|FILE PHOTO © Afolabi Sotunde / Reuters|
The incident occurred in the village of Dakasoye, some 20 kilometers south of the state capital city of Kano.
“Our procession came under a suicide attack," Muhammad Turi, who was leading thousands of Islamic Movement of Nigeria followers, told AFP.
Turi said that the deadly attack came as no surprise for the Shia marchers as “this is the situation all over the country.”
Despite the bombing, the procession, which was on its way from Kano to Zaria, located in a neighboring state, continued to match.
"This will not deter us from our religious observance. Even if all of us were bombed the last person will carry on with this duty,” Turi stressed.
"It was in a bush area, on a farmland along the highway, our concern is to make everywhere safe. The bomb was made of high caliber explosive," police commissioner Muhammad Musa Katsina told Reuters.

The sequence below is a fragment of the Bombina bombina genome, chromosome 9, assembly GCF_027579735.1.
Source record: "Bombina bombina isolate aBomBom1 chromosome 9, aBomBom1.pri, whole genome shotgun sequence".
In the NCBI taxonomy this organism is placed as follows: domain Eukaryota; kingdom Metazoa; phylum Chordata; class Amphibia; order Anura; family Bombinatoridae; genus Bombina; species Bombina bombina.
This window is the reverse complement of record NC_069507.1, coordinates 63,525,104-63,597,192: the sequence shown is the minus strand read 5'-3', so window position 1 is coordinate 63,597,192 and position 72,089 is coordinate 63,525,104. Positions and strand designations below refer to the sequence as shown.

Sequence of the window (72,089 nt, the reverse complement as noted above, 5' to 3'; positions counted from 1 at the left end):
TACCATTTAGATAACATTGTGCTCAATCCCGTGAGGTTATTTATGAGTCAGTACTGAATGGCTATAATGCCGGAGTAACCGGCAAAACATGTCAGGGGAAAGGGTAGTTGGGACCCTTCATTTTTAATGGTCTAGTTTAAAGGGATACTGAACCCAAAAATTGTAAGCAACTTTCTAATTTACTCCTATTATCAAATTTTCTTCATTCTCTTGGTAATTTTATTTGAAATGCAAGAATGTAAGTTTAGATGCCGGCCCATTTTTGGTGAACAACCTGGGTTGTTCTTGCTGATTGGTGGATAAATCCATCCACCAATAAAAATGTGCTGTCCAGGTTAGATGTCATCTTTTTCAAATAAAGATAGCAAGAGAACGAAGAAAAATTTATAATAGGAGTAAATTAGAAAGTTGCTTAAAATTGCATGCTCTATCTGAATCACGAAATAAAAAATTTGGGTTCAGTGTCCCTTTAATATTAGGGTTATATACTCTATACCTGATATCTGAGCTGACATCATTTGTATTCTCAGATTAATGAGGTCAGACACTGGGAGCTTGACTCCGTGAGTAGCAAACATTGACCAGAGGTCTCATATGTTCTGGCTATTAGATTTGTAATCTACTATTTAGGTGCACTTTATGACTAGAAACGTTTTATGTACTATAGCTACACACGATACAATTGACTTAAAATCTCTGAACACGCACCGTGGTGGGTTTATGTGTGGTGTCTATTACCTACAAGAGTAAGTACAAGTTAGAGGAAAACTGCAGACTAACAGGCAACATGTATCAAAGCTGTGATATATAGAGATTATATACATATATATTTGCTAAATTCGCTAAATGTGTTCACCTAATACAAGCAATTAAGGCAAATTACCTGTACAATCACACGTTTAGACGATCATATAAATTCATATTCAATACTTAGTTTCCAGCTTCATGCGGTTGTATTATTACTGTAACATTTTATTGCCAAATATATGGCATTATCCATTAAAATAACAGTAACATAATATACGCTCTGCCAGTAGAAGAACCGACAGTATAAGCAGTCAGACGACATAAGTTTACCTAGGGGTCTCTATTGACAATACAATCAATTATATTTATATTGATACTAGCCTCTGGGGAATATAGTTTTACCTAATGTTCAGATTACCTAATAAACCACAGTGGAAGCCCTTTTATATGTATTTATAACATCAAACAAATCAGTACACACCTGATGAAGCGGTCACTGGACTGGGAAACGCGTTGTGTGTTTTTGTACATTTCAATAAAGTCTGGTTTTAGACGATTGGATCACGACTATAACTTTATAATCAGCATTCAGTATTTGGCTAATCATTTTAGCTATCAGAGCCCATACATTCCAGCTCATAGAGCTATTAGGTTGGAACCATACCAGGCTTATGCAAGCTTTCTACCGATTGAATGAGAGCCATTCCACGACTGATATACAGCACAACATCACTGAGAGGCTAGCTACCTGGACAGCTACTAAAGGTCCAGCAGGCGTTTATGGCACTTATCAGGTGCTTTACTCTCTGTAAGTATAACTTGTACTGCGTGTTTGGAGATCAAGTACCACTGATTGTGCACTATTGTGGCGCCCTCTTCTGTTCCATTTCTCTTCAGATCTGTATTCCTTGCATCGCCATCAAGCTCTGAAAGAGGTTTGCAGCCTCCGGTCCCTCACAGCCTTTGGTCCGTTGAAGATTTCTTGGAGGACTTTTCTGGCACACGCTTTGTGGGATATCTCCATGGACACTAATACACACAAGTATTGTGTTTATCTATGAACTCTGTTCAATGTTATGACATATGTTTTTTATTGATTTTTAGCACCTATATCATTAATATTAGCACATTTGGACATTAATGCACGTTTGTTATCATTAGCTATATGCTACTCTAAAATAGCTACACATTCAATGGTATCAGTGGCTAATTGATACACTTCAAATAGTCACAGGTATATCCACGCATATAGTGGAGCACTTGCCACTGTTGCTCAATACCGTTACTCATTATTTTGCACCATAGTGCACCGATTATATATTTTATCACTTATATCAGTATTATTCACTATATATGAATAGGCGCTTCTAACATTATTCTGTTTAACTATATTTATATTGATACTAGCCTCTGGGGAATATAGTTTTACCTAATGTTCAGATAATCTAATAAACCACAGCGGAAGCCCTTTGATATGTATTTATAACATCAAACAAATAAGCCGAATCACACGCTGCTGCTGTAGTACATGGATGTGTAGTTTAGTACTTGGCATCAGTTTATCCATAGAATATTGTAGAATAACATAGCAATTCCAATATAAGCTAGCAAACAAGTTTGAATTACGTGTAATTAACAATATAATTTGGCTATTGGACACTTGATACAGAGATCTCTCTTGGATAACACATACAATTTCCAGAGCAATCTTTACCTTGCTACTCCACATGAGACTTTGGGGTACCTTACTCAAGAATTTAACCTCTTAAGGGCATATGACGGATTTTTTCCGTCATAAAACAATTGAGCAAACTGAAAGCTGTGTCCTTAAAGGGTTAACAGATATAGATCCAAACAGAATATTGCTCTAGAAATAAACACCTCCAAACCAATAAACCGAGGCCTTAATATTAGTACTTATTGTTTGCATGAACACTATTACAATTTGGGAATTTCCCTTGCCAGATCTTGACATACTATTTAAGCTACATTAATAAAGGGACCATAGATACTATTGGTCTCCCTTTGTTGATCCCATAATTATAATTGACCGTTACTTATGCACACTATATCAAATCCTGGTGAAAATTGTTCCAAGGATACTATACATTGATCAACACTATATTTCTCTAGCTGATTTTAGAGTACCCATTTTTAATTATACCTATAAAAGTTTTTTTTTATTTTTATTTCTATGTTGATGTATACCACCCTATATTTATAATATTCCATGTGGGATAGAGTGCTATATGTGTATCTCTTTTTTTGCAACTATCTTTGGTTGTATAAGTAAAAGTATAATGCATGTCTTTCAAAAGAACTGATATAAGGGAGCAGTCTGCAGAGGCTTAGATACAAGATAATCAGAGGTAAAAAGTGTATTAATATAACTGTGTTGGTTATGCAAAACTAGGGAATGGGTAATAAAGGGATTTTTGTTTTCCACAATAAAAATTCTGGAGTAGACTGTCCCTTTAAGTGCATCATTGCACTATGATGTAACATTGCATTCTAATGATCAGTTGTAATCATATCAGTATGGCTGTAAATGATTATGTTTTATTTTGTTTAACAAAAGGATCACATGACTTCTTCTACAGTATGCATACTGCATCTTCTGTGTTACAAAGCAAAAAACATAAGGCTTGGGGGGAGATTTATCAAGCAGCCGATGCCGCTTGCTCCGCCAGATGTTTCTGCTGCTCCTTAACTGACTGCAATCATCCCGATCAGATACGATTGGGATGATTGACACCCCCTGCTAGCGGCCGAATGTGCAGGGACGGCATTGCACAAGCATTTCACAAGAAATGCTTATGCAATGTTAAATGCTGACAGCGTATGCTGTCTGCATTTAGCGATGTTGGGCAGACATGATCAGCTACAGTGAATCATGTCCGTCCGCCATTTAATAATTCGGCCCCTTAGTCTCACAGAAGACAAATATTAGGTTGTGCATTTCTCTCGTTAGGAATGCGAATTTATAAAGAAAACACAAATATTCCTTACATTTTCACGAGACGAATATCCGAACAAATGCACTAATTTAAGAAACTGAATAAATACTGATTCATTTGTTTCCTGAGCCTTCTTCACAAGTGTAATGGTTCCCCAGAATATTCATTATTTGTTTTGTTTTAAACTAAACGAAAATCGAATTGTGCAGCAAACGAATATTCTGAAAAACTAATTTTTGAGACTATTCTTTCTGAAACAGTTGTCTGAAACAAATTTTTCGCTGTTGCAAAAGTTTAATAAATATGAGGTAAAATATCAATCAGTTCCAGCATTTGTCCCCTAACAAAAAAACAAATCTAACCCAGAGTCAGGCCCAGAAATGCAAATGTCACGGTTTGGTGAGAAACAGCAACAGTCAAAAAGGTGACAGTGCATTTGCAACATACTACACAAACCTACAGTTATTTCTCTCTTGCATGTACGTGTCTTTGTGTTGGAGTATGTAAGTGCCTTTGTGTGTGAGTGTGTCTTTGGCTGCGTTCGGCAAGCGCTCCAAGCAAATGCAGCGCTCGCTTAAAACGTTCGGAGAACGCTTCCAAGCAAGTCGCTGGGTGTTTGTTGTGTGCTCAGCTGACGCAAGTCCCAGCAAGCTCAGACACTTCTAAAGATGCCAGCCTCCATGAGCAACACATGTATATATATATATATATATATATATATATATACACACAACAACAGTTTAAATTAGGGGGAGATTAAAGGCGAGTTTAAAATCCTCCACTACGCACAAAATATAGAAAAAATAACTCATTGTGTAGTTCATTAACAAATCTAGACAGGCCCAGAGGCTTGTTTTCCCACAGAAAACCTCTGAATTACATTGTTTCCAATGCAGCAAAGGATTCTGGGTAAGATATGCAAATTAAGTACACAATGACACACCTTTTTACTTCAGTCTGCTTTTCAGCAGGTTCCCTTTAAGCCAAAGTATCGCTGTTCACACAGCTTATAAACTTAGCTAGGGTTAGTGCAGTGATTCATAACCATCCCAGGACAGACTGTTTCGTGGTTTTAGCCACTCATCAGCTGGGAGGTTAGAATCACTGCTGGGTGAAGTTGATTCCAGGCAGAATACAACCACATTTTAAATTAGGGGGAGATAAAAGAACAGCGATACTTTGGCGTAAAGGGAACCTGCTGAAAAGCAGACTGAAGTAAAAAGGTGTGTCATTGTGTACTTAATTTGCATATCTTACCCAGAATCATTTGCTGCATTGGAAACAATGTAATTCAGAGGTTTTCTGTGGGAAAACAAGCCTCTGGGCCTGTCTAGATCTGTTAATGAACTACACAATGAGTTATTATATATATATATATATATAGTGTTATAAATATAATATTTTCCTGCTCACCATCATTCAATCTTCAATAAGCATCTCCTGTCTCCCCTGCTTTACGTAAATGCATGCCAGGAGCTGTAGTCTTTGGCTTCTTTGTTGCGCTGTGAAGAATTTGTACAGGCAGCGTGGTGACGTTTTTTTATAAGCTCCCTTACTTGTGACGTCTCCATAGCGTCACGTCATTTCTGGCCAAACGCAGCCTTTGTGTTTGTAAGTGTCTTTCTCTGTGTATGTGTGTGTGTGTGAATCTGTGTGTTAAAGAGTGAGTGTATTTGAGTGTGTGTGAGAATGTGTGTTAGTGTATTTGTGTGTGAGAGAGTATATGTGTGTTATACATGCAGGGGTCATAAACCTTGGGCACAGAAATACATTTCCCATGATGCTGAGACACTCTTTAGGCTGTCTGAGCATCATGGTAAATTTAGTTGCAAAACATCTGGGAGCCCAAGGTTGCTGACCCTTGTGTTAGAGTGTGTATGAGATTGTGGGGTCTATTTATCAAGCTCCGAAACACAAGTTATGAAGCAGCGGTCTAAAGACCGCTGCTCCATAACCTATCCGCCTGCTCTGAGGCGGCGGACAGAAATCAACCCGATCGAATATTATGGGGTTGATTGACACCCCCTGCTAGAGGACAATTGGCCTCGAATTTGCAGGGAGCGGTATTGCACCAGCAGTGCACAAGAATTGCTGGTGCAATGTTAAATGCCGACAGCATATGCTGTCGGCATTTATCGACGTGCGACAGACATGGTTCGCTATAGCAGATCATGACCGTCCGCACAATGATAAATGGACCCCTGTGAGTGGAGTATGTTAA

The bomber, who was dressed in black like the majority of the procession, ran into the crowd before he could be spotted and detonated the bomb, one of the organizers told AFP.
“His accomplice was initially arrested and confessed they were sent by Boko Haram," the unnamed organizer said.
The two attackers were among the young men abducted by the terror group in the Borno state town of Mubi in 2014.
According to the organizer, they received training at the Boko Haram camp in the Sambisa Forest before being sent to Kano eleven days beforehand.
On the weekend, a female suicide bomber killed eight in Nigeria’s northeastern city of Maiduguri.
Boko Haram has stepped up its suicide attacks in Nigeria after a recent offensive by government forces forced them to abandon controlled territories.
The radical terror group is fighting to create an Islamic caliphate northeast Nigeria, with its six-year insurgency having left over 17,000 people dead.
According to a report by Global Terrorism Index, Boko Haram were responsible for 6,644 deaths in 2014, compared to 6,073 attributed to Islamic State (IS, formerly ISIS/ISIL).